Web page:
- Jay Richardson
- 17 July 2008
The Stand, Edinburgh, Thu 17 Jul
An award-winning playwright, poet and subscriber to the theory that redheads are genetic ‘mutants’ (having conducted the required research for a BBC documentary), Owen O’Neill was one of the first Irishmen to perform on the UK stand-up circuit and almost certainly the first to do so inadvertently.
‘Between about ‘84 and ‘89 there was only really myself, Ian Macpherson, Kevin McAleer and Michael Redmond,’ the County Tyrone-born O’Neill recalls. ‘I’d been performing poetry at a vegetarian restaurant in north London, the Earth Exchange, very PC, where you used to speak from behind an open fire. Once, I left my notes on the tube, so I just went on and talked about losing them. The audience were laughing and I remember thinking this is great. Gradually the poetry became less and less and the chatting inbetween more and more.’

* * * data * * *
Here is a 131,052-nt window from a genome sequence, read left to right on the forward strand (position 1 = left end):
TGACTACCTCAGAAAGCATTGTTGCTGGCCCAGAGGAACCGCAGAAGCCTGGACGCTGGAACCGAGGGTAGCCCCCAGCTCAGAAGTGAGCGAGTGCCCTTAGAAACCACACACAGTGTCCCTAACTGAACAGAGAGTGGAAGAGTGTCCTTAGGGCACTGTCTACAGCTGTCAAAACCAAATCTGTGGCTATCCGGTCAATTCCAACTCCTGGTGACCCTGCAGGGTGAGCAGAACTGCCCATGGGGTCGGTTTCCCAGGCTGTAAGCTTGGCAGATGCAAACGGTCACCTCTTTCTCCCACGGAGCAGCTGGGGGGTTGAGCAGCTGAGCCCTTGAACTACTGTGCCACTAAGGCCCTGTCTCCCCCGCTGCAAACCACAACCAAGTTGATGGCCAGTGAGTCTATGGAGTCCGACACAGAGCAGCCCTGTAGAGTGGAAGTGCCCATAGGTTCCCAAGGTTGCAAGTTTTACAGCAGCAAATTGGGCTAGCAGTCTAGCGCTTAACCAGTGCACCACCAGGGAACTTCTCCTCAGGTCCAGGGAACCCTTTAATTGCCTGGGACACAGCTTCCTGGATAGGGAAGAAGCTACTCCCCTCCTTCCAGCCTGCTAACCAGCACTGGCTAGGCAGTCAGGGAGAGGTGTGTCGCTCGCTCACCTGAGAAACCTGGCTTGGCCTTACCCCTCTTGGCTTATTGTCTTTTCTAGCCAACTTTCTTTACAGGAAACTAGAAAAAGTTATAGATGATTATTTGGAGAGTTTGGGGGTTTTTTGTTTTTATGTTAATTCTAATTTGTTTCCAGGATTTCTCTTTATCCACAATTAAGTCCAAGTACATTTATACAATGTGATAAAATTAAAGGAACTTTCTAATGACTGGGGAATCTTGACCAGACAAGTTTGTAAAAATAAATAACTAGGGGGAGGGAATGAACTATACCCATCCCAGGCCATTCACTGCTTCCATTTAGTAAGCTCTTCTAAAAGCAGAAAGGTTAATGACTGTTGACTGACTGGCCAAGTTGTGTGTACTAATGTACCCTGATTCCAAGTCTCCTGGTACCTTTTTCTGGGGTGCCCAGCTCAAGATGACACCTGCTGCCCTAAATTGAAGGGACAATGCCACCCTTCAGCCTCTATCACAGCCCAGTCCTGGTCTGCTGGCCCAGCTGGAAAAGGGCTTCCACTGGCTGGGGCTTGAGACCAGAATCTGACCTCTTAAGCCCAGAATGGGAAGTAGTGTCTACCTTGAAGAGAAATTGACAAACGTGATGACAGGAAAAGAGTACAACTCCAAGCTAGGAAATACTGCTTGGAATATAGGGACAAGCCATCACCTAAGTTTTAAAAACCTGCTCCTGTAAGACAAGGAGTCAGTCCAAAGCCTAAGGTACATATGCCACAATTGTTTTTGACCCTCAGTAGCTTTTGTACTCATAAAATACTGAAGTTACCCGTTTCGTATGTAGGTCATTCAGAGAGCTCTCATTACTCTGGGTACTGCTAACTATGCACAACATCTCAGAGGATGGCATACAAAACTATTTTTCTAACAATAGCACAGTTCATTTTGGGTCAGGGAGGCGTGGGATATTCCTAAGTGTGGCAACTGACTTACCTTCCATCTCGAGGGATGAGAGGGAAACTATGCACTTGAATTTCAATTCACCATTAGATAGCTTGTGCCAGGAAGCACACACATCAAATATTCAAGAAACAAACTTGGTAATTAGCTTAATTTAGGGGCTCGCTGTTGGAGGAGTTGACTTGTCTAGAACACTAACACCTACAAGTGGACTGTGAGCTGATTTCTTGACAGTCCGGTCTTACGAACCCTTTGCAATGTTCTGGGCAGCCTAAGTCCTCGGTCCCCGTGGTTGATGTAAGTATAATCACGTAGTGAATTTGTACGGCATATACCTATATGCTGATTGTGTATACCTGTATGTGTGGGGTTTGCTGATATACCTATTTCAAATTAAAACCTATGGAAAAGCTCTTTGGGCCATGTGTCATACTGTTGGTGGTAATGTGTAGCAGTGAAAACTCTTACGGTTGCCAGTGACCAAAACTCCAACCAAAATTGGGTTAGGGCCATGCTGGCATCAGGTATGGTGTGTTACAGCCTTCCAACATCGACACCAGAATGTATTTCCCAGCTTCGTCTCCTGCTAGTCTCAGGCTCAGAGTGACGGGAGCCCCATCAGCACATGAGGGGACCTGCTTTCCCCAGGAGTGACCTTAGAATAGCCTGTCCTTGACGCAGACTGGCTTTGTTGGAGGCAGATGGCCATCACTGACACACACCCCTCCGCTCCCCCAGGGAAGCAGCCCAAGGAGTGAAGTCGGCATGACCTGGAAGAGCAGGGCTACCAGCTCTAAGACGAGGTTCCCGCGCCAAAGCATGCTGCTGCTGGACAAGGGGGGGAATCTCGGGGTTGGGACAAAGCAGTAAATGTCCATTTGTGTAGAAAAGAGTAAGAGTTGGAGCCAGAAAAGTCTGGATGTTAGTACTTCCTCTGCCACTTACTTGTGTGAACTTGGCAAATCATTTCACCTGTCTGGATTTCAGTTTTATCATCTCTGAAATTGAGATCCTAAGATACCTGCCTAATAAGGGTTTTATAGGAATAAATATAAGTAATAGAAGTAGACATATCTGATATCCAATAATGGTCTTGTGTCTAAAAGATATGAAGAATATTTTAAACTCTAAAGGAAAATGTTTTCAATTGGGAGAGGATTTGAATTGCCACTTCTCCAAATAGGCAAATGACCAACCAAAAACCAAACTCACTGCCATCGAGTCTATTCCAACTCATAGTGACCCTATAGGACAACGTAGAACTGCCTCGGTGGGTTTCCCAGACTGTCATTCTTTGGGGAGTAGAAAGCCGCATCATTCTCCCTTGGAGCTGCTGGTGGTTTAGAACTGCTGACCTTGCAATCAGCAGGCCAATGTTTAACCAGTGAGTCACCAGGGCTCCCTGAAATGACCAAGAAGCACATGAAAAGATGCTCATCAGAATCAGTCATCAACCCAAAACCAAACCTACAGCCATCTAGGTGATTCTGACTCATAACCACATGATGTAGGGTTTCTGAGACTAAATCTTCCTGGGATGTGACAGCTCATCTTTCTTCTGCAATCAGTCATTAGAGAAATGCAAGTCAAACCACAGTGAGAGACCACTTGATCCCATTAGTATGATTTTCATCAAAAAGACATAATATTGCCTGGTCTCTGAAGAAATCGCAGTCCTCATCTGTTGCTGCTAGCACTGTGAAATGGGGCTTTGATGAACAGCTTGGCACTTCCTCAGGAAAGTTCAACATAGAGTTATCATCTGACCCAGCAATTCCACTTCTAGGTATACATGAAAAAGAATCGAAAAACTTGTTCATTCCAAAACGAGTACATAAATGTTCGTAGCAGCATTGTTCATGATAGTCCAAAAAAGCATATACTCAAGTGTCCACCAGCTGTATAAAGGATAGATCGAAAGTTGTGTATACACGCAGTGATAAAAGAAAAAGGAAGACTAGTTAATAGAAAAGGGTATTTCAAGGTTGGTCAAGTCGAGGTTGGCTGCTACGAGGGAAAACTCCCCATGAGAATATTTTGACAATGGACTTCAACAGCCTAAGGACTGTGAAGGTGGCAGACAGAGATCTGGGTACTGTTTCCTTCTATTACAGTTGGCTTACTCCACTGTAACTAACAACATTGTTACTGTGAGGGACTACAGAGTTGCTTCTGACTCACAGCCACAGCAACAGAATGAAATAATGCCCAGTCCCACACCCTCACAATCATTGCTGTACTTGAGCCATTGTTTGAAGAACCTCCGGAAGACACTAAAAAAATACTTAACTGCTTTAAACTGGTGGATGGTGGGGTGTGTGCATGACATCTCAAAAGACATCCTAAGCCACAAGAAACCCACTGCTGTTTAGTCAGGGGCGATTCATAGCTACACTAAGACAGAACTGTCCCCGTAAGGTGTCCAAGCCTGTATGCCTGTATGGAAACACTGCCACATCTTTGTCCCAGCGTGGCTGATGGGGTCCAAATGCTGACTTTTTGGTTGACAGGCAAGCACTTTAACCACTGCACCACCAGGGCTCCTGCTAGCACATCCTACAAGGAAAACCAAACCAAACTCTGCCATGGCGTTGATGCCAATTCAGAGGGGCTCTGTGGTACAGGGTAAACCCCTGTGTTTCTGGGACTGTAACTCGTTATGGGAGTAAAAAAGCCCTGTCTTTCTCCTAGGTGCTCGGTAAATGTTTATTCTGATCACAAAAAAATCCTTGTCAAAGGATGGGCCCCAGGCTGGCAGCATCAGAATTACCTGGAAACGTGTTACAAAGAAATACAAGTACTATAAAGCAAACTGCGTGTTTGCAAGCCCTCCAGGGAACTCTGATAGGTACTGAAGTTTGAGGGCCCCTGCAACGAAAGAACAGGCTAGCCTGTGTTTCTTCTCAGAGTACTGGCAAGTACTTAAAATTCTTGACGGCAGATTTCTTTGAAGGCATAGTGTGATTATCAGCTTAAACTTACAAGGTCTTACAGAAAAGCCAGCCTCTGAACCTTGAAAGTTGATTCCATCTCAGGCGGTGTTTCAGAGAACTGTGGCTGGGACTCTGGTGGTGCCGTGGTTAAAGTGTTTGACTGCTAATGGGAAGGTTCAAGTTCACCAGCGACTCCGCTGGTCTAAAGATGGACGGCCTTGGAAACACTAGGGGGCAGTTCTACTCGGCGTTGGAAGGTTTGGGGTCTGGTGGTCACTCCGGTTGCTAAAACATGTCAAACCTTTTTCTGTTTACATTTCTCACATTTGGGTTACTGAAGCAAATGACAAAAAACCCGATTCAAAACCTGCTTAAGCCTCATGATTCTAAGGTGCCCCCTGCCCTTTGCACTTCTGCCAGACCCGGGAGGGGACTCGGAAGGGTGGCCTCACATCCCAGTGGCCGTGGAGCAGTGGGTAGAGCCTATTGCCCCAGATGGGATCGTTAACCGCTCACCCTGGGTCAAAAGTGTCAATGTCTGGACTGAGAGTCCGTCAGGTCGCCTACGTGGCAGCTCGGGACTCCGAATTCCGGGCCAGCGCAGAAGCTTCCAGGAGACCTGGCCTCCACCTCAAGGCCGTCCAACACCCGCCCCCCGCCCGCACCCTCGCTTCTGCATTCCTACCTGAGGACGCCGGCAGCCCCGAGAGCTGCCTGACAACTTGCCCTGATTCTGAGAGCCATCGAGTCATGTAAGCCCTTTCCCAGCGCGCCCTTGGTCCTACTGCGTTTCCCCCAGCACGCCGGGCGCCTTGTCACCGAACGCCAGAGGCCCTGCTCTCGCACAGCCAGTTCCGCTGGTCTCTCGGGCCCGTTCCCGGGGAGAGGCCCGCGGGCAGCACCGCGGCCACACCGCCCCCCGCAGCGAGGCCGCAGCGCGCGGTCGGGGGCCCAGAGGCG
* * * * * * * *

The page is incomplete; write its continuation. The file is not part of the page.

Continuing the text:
Nowadays, in intimate venues like the Stand, O’Neill mixes stand-up and verse with passages from his intensely personal one-man plays, loosely and variously based on him ‘being an alcoholic, having an obsession with Mick Jagger, wanting to go to LA and my son being a footballer.’
His recollections of his rambunctious father have caused friction with his family, yet O’Neill cites Richard Pryor’s autobiographical inclination and Alan Bleasdale’s blending of the comic and tragic as precedents. WC Fields is another inspiration and, perhaps most surprisingly for such a verbal performer, so is Buster Keaton.
Nevertheless, despite having worked in an abattoir, he’s keen to stress that his forthcoming Fringe drama, Absolution, in which O’Neill plays a murderer and castrator of paedophile priests, is his first solo production not derived from personal experience. Having spoken to abuse survivors and a retired priest, he maintains that they only supplied the tone for a darkly comic play that is ‘an exaggeration of what you would do if you were so angry about something that it claimed you psychologically and spiritually.’